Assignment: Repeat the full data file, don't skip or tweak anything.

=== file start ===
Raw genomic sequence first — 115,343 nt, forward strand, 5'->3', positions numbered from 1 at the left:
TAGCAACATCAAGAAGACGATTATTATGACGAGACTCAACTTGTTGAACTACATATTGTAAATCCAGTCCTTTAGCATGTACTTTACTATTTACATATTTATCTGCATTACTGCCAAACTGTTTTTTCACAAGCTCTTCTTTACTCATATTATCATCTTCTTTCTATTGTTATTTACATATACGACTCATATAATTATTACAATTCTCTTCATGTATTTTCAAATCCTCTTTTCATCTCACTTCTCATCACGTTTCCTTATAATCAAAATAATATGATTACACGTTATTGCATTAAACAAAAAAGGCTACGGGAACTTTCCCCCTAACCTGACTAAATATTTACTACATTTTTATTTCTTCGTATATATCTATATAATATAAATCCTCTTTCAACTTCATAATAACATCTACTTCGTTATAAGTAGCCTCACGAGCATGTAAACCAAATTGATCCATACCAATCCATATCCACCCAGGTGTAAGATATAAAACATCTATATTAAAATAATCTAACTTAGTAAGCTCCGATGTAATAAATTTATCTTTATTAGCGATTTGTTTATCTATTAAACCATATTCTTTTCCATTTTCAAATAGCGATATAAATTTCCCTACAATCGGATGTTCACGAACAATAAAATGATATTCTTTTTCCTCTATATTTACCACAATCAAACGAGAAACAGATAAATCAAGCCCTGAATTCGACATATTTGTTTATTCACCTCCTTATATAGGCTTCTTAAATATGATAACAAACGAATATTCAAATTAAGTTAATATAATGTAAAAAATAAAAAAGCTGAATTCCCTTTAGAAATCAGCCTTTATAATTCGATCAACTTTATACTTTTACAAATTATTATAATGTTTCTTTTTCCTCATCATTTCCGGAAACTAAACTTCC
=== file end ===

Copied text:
Raw genomic sequence first — 115,343 nt, forward strand, 5'->3', positions numbered from 1 at the left:
TAGCAACATCAAGAAGACGATTATTATGACGAGACTCAACTTGTTGAACTACATATTGTAAATCCAGTCCTTTAGCATGTACTTTACTATTTACATATTTATCTGCATTACTGCCAAACTGTTTTTTCACAAGCTCTTCTTTACTCATATTATCATCTTCTTTCTATTGTTATTTACATATACGACTCATATAATTATTACAATTCTCTTCATGTATTTTCAAATCCTCTTTTCATCTCACTTCTCATCACGTTTCCTTATAATCAAAATAATATGATTACACGTTATTGCATTAAACAAAAAAGGCTACGGGAACTTTCCCCCTAACCTGACTAAATATTTACTACATTTTTATTTCTTCGTATATATCTATATAATATAAATCCTCTTTCAACTTCATAATAACATCTACTTCGTTATAAGTAGCCTCACGAGCATGTAAACCAAATTGATCCATACCAATCCATATCCACCCAGGTGTAAGATATAAAACATCTATATTAAAATAATCTAACTTAGTAAGCTCCGATGTAATAAATTTATCTTTATTAGCGATTTGTTTATCTATTAAACCATATTCTTTTCCATTTTCAAATAGCGATATAAATTTCCCTACAATCGGATGTTCACGAACAATAAAATGATATTCTTTTTCCTCTATATTTACCACAATCAAACGAGAAACAGATAAATCAAGCCCTGAATTCGACATATTTGTTTATTCACCTCCTTATATAGGCTTCTTAAATATGATAACAAACGAATATTCAAATTAAGTTAATATAATGTAAAAAATAAAAAAGCTGAATTCCCTTTAGAAATCAGCCTTTATAATTCGATCAACTTTATACTTTTACAAATTATTATAATGTTTCTTTTTCCTCATCATTTCCGGAAACTAAACTTCC